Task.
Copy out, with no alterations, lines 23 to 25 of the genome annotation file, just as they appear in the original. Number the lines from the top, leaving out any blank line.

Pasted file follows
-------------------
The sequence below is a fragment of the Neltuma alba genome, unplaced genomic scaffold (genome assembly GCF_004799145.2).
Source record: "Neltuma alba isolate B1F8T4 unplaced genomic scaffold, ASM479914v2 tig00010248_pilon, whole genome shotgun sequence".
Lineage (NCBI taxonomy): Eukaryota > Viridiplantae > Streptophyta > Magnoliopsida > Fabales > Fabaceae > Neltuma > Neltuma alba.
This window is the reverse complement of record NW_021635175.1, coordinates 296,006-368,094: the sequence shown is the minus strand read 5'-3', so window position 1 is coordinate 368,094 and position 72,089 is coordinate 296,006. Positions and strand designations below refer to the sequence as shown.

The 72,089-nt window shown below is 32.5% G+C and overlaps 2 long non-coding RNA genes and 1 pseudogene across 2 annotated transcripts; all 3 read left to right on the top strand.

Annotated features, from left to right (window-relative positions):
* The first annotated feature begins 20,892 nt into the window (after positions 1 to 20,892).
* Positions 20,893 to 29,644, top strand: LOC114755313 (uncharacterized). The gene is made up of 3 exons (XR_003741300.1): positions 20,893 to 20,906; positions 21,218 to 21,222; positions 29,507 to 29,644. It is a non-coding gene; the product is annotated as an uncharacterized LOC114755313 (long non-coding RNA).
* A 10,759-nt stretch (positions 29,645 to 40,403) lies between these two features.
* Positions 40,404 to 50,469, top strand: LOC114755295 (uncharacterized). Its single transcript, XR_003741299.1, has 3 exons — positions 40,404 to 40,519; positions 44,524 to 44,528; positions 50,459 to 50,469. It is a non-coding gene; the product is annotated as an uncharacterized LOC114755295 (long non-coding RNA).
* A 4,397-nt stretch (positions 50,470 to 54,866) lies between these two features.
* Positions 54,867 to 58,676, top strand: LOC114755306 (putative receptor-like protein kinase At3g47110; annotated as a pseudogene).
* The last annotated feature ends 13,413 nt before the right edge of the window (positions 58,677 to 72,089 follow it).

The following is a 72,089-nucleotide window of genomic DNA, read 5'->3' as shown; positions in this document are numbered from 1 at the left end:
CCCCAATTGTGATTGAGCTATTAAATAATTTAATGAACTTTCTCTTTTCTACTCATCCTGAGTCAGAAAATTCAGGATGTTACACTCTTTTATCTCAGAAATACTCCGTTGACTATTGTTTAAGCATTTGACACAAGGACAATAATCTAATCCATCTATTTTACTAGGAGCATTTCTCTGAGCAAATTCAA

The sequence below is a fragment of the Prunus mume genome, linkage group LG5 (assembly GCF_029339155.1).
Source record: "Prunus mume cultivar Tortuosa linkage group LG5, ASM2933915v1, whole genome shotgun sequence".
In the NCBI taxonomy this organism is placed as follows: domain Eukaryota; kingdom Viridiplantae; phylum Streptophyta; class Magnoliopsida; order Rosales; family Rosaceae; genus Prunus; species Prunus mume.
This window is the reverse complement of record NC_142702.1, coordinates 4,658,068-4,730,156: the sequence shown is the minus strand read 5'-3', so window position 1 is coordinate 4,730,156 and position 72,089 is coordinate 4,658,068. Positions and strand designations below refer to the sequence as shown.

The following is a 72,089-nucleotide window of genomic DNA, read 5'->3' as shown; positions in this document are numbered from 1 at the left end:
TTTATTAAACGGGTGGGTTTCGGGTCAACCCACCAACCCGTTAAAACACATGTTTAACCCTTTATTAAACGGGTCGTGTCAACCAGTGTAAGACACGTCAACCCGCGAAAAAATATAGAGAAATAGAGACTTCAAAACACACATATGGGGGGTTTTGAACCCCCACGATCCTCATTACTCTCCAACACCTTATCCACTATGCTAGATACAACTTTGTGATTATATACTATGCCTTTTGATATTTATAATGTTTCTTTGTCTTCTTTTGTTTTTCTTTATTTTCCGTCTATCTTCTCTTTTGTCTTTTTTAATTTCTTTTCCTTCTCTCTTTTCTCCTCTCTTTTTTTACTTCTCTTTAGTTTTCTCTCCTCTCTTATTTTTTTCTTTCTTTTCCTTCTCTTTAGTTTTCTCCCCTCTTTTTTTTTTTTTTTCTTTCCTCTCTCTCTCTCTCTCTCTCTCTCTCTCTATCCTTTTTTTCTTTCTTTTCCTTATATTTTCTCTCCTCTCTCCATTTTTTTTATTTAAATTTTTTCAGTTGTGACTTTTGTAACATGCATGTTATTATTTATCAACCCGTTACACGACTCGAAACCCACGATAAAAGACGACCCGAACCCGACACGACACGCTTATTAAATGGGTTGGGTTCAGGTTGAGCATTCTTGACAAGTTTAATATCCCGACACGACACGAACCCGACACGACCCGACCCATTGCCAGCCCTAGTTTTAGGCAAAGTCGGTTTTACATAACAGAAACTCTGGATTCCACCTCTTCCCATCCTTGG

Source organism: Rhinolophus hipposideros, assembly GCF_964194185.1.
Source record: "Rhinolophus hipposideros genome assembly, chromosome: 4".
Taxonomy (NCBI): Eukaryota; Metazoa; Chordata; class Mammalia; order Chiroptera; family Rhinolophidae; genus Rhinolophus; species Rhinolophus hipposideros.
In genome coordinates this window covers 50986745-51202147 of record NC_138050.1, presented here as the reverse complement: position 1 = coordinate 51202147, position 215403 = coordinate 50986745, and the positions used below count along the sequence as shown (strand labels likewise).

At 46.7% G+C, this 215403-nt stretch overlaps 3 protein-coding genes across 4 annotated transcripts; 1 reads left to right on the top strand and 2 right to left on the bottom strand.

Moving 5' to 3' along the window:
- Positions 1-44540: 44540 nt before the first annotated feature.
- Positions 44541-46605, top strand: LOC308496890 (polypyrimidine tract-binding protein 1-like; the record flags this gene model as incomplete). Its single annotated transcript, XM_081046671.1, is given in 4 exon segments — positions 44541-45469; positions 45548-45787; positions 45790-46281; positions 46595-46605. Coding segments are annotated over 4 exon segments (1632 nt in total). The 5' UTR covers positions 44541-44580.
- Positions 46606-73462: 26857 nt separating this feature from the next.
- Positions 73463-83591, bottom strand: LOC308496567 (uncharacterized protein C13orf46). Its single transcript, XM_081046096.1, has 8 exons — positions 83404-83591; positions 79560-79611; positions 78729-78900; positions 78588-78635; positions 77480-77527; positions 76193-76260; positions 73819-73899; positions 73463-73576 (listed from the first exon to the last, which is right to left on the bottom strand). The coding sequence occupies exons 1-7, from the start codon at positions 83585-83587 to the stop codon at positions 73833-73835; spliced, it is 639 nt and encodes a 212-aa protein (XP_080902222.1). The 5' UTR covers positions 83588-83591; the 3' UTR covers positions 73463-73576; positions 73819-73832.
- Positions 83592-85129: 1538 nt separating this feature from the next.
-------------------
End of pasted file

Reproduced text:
Source record: "Rhinolophus hipposideros genome assembly, chromosome: 4".
Taxonomy (NCBI): Eukaryota; Metazoa; Chordata; class Mammalia; order Chiroptera; family Rhinolophidae; genus Rhinolophus; species Rhinolophus hipposideros.
In genome coordinates this window covers 50986745-51202147 of record NC_138050.1, presented here as the reverse complement: position 1 = coordinate 51202147, position 215403 = coordinate 50986745, and the positions used below count along the sequence as shown (strand labels likewise).